The three men spoke in hushed voices, voices too low for him to hear, and Beckett resisted the urge to try and lipread. It was clear to him now that Roger and his IA posse had come to a conclusion even before this entire charade.
Like Chase had said, if they all stuck to their story, then there was nothing that they could do.
“My colleagues and I have decided that we are going to close this case. Craig Sloan murdered seven people, and we have no doubt that without your intervention he would have continued to kill. Although your actions were… how can I put this… unorthodox, they do not, in our opinion, constitute either a criminal or negligent act on your part.”
Beckett felt a massive weight roll off his shoulders, and he took a deep breath for the first time in what seemed like forever.
Chase was right… just stick to the script.
“However, that being said, we recommend that you take some time off, Dr. Campbell. You have been through an incredibly emotional and taxing ordeal, and we believe that it’s in everyone’s best interest for you to spend several weeks away from the NYPD, NYU, and any other related medical matters. Although we do not wish to tarnish your record by making this a formal request, I strongly suggest that you take our advice and heed our recommendation.”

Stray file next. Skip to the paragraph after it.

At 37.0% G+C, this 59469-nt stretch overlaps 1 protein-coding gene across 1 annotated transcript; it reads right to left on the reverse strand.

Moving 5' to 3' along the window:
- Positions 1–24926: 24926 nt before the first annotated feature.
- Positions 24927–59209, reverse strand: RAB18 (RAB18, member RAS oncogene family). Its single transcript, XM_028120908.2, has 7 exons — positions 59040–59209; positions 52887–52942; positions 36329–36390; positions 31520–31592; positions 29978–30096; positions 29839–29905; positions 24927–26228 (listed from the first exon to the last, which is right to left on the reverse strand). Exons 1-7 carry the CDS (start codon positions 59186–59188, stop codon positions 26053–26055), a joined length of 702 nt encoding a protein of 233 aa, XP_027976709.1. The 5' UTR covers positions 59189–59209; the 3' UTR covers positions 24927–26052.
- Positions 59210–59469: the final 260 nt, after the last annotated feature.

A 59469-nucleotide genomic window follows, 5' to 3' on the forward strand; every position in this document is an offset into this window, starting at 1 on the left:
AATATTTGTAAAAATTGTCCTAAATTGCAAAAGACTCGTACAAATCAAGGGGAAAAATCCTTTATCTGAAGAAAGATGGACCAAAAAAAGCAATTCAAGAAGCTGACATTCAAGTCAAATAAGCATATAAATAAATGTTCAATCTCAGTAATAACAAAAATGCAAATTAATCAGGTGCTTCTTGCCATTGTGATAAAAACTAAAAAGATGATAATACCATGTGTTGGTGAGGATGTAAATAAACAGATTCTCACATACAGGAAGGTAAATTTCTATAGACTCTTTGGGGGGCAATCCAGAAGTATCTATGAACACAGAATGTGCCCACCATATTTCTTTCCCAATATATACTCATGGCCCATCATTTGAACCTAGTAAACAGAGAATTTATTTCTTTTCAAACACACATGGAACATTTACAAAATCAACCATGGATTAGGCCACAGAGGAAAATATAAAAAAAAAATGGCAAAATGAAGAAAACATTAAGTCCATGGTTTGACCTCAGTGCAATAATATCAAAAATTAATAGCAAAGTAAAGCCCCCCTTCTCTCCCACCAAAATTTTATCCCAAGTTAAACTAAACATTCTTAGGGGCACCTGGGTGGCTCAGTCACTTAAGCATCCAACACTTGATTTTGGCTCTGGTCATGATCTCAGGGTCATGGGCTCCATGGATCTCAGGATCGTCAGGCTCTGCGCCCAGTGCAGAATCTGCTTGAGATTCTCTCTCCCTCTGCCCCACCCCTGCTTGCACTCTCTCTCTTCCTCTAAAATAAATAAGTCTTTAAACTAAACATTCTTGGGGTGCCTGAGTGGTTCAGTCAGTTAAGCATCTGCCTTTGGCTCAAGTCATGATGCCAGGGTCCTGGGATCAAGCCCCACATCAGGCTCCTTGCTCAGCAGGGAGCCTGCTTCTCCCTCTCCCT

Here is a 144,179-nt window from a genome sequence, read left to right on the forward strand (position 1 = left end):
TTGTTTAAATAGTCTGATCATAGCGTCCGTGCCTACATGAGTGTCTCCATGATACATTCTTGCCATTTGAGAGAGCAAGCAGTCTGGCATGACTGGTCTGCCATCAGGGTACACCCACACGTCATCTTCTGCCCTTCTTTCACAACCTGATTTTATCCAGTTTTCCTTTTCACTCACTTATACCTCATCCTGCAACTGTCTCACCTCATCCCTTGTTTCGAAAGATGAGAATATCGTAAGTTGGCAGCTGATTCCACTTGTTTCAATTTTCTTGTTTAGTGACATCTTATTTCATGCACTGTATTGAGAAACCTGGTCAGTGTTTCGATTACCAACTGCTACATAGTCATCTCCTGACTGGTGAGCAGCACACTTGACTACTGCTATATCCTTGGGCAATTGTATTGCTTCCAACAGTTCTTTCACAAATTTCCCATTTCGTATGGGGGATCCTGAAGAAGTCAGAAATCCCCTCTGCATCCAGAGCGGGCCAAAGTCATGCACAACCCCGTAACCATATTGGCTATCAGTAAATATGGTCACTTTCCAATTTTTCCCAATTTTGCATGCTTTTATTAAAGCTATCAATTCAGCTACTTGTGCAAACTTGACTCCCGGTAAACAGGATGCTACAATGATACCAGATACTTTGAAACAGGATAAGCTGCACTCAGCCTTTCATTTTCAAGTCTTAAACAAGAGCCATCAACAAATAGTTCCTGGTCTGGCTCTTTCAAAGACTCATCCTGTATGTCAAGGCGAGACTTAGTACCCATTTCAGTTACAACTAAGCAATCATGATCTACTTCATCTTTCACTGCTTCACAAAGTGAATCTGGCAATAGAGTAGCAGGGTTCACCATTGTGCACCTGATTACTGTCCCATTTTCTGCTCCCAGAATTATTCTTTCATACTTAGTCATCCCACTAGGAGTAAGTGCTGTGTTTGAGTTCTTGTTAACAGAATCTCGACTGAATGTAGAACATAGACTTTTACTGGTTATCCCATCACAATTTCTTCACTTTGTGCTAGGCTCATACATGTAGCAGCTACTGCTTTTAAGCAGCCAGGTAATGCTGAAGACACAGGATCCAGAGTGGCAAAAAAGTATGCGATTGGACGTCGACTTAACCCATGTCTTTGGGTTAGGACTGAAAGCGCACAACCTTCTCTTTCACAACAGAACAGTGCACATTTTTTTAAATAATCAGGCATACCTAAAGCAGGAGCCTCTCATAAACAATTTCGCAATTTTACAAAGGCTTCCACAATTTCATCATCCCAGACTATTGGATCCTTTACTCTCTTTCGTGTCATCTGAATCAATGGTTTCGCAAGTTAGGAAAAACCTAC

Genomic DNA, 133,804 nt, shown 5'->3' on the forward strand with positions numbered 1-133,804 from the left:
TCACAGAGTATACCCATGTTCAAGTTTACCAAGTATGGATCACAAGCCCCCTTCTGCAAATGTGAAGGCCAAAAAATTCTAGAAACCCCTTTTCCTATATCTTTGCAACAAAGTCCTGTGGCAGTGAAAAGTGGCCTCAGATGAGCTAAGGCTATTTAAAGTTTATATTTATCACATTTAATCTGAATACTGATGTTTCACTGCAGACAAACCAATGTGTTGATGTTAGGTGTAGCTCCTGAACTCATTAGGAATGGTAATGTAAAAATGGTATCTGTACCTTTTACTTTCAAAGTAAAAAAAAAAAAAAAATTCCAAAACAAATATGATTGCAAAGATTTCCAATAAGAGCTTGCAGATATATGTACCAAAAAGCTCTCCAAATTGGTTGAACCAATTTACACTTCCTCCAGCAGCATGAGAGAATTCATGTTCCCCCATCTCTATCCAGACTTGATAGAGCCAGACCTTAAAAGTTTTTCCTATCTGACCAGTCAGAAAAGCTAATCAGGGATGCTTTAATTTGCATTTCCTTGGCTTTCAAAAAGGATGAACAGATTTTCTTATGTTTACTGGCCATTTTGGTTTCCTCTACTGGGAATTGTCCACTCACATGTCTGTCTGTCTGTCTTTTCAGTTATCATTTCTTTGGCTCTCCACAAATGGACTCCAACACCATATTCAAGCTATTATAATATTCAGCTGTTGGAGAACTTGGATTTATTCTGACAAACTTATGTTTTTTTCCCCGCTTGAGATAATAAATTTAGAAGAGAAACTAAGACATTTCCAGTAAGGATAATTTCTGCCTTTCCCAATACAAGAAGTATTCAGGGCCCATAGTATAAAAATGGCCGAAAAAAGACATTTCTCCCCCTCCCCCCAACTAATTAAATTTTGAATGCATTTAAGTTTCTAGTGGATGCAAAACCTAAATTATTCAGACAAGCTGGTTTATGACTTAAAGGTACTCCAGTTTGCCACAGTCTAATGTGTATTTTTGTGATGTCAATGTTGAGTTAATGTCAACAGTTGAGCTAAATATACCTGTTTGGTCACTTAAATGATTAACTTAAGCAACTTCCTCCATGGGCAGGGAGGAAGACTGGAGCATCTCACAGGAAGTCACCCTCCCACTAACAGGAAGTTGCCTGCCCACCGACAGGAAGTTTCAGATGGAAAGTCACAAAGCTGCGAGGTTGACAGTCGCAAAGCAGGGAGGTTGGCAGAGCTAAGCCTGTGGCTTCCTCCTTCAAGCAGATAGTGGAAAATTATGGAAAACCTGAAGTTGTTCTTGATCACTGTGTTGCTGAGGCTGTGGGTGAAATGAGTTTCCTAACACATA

Roger Albright adjusted his glasses before continuing. “Speaking plainly, Beckett, I think it’s time you took a vacation. A nice, long vacation in the sun. Get your mind off things, come back refreshed.”
Beckett glanced around nervously, not quite believing that this was finally over.